Great Britain’s Fed Cup captain Anne Keothavong says they can emulate the men’s Davis Cup team and “put women’s tennis on the map in this country”.
They begin their campaign in Estonia on Wednesday in the Europe/Africa Zone.
Johanna Konta, the first British woman to reach the world’s top 10 in 32 years, Heather Watson and Laura Robson are all available for the first time.
“Hopefully Jo’s success and the way she goes about it will inspire the other girls,” said Keothavong, 33.
British number one Konta, 25, reached the quarter-finals of the Australian Open before a nine-match winning streak – which included victory at the Sydney International – was ended by Serena Williams.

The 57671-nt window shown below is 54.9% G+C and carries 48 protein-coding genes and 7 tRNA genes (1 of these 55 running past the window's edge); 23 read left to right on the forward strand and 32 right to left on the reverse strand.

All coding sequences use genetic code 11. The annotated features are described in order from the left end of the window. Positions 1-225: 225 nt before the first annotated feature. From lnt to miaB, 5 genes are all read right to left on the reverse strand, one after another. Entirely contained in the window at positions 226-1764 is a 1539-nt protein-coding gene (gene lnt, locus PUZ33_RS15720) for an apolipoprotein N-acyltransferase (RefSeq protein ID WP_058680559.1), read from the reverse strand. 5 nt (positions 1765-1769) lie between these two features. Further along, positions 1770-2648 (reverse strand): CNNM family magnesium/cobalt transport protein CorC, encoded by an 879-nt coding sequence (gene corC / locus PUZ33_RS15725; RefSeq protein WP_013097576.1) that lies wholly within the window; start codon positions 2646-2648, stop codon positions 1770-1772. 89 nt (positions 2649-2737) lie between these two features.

“They can definitely learn a lot from her,” added Keothavong. “For the first time ever we’ve got a top-10 player so that in itself gives the team a different feel.
“We all know what she’s capable of, but Laura and Heather have also had big wins and they’re still very young.”
World number one Andy Murray inspired Great Britain to Davis Cup victory in 2015 – but his mother, Judy Murray, quit as Fed Cup captain last year frustrated at the competition’s format and Britain’s failure to progress.
Keothavong’s side will play a round-robin in Tallinn and need to win three or four matches to earn the chance of a play-off spot in World Group II, the Fed Cup’s second tier.
“The format doesn’t lend itself to anything – but it is what it is and we have to accept that,” added Keothavong, who played in 39 ties for Great Britain.
“There’s only eight teams in the Fed Cup World Group whereas Davis Cup has 16 so, with the format, it will take us a few years to get there.
“But we can certainly put women’s tennis on the map in this country.”